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  1. #1
    snaggs's Avatar
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    Local LAB can't mount 35mm slides anymore

    They can no-longer get the magazines for their machine. What are my options? Are there slide mounters for amateurs which are fast? Or should I find a lab in Sydney or Melbourne that can still do it? (pleased for any suggestions).

    Daniel.

  2. #2

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    B&H sells them here in the states. http://www.bhphotovideo.com/c/search...op+Nav-Search=

    Mounts too. http://www.bhphotovideo.com/c/search...717+4229849849

    I don't know about locally in Australia. Sorry. If you're patient and steady-handed, you don't need the machine to do it, but I'm sure the machine is faster.
    ME Super

    Shoot more film.
    There are eight ways to put a slide into a projector tray. Seven of them are wrong.

  3. #3

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    I always did it manually, never felt the need for using a machine. Slide mounts are available readily at pretty much ever well-stocked photo-equipment store, maybe not offline, but online for sure.

  4. #4

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    Once upon a time Polaroid had an instant slide film and an illuminated slide mounter as well as snap-together plastic slide mounts. The film wasn't so great but the gadget was simple and worked well. It was manual. Other companies also had mounts and they must still be available. If you are able to get the mounts, determine the length to cut the frames and be careful not to scratch the film when handling it.

    http://www.jeffreyglasser.com/

  5. #5

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    There is a company called Ge-Pe that makes slide mounts of all sizes, with and without glass. I know they have a slide cutter so you can mount them yourself. Try googling Ge-pe or E mail a company in UK called www.firstcallphotographic.co.uk. They do a lot of Ge-Pe stuff and I am sure they have a cutter listed in their catalogue.

  6. #6

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    I have mounted a lot of 35mm slides manually as this was a service in a lab where I worked - fortunately most rolls were unmounted. Anyway, we would cut them with (sharp) scissors over a light-box, making say a dozen individual transparencies on the box, then give the glass mounts a sharp tap on the workbench to dislodge any fluff before sliding in the edge of the film and closing the slide. Note that each frame has eight perforations and the end of the frame should be between the perforations - if the camera is mis-adjusted then you will see it somewhere along the roll and so can still decide where to cut on any very dark frames. We always used GePe mounts as, at the time, they were the best available, for ease of mounting and reliable projection.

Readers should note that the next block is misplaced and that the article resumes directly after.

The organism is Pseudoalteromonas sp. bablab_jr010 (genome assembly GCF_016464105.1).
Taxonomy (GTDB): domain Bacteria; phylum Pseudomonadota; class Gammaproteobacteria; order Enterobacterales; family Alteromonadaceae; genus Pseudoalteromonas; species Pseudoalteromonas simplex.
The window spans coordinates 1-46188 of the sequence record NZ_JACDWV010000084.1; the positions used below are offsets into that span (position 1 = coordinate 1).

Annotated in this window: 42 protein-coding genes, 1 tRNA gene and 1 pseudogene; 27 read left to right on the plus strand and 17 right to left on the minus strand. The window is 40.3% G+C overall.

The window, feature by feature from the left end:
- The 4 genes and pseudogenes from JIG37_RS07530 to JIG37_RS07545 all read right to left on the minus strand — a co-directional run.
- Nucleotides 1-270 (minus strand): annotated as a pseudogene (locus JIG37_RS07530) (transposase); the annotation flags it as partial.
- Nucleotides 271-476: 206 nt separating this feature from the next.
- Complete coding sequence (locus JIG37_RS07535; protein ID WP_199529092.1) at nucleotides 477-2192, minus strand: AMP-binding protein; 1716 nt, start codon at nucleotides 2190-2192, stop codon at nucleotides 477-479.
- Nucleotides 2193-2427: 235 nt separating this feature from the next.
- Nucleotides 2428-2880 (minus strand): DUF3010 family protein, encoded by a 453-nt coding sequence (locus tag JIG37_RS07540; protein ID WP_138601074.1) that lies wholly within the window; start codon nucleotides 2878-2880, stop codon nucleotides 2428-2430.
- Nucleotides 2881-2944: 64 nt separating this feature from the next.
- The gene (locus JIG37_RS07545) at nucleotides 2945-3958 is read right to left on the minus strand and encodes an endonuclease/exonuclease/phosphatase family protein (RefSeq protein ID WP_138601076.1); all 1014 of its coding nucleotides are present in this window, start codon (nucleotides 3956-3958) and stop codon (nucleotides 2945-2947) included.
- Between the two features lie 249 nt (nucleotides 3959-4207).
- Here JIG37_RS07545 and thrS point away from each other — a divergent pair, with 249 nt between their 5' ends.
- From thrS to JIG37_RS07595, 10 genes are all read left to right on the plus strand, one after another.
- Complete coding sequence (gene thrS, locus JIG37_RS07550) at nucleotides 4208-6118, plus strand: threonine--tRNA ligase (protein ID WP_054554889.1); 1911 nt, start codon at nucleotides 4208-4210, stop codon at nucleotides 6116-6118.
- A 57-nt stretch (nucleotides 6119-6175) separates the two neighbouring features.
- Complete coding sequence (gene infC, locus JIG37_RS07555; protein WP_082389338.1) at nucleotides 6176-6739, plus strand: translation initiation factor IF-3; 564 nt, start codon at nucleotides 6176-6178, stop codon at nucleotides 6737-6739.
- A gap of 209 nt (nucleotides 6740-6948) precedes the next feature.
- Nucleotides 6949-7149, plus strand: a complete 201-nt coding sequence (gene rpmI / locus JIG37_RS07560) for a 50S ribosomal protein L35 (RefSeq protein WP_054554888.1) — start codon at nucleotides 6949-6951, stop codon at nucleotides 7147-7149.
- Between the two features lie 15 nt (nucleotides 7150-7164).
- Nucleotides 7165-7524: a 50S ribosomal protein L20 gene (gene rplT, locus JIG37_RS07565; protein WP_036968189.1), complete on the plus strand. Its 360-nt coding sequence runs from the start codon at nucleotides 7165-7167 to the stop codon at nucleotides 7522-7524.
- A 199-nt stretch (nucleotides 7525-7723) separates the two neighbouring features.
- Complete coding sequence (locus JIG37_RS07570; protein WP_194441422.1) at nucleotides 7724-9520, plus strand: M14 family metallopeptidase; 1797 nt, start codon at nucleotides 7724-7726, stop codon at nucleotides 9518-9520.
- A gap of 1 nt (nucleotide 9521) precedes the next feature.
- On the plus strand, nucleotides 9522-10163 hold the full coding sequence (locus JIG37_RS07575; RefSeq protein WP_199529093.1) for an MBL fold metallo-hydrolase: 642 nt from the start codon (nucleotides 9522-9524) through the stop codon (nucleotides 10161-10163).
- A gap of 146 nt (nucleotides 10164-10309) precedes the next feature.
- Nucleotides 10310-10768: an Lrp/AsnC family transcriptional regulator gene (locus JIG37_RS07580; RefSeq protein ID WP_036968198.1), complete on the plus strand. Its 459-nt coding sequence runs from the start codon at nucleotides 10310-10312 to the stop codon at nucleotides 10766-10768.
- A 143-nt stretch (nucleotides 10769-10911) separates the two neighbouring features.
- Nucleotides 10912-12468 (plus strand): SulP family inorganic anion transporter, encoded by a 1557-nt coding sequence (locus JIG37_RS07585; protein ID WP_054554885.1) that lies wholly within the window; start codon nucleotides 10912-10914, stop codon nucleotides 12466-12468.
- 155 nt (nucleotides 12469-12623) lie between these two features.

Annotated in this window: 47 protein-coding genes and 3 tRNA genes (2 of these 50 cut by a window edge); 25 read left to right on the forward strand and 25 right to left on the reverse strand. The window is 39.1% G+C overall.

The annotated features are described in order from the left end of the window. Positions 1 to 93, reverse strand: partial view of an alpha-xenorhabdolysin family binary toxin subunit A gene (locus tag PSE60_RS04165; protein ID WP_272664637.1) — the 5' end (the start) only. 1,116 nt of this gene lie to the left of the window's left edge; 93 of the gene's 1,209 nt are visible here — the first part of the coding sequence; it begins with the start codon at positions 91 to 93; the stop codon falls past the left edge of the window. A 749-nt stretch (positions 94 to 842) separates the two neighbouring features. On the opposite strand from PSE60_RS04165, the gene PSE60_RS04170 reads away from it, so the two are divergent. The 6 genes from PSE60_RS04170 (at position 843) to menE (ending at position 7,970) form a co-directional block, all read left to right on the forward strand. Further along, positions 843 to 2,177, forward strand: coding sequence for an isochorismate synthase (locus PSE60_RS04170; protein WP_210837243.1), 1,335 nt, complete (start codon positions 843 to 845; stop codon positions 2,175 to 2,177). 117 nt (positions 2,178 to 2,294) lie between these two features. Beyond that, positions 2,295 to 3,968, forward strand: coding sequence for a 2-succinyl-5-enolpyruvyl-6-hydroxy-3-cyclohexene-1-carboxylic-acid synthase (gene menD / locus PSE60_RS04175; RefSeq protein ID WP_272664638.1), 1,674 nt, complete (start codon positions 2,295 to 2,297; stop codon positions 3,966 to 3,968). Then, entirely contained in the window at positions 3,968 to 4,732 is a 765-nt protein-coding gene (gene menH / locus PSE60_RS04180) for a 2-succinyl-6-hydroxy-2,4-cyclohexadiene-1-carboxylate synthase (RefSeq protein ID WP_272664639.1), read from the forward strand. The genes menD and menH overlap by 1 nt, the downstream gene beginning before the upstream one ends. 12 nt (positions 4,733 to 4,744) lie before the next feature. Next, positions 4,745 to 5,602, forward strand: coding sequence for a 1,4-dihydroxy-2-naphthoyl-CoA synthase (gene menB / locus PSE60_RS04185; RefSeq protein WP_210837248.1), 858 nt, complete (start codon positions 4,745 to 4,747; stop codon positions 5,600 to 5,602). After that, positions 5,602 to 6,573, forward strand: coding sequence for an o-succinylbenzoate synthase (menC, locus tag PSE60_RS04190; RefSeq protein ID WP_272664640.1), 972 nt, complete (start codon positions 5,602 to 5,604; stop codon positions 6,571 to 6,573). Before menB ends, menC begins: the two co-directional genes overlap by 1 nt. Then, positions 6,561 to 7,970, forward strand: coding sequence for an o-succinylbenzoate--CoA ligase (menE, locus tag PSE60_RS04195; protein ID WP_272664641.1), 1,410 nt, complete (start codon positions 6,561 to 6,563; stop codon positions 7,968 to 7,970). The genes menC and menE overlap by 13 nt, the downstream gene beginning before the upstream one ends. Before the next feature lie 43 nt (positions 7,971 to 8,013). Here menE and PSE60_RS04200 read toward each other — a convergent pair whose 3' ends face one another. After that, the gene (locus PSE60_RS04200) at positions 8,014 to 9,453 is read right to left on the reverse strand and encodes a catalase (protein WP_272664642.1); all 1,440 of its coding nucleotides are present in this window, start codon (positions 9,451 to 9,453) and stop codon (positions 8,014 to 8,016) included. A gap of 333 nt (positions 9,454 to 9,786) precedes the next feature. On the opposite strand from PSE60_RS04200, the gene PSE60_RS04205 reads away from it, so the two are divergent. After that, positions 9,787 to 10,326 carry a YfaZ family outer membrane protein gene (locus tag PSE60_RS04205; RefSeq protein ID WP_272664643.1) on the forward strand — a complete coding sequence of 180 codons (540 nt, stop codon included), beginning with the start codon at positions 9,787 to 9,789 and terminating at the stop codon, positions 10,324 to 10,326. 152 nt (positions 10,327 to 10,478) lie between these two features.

It is a good idea to do everything you can to avoid creating static-electricity around the area of work, and you might also want to use one nitrile glove if you have sticky fingers. The whole process is quick and straightforward if you are organised.

  7. #7

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    In a little over 6 hours after a casual enquiry you got 3 links to places to get magazines. I would say these people won't, not can't do it.
    A politician is a man who will double cross that bridge when he comes to it.

    Oscar Levant

  8. #8
    snaggs's Avatar
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    Quote Originally Posted by pbromaghin View Post
    In a little over 6 hours after a casual enquiry you got 3 links to places to get magazines. I would say these people won't, not can't do it.
    No, they need bulk-loaded magazines for some $20k machine they have for mounting slides.

    Im not very dextrous with small things and time poor. Hand doing them one by one will be slow.

  9. #9
    Poisson Du Jour's Avatar
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    Forget about mounting slides and just slip them into archival sleeves. Or if projection is your thing and mounting is a must, sniff out some Gepe antinewton glass mounts on FleaBay. Most people only use trannies now for printing because the palette is considerably more enriched and enlivened as opposed to negative emulsions.
    .::Gary Rowan Higgins

    One beautiful image is worth
    a thousand hours of therapy.


    "It is horrifying that we have to fight our own government
    to save the environment."
    .::Ansel Adams






  10. #10

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    Mounting slides is easy. There were plastic clip-together mounts like Gepe and Wess (?). Then Gepe also offered anti-Newton glass mounts, which would be more work. Standard mounts were cardboard
    clamshells which you simply dropped the film in and sealed along the edge with an iron. Took just
    a few seconds apiece. If you didn't want to use scissors, there were inexpensive little plastic slitters
    you could feed film thru an easily shear it. Probably this kind of gear is still around, if not still mfg new. Labs around here still routinely mount slides, so must still have a source for the supplies. But
    you don't need any kind of fancy automated gear like they use. Mounting a slide is far easier than
    making a sandwich for lunch.

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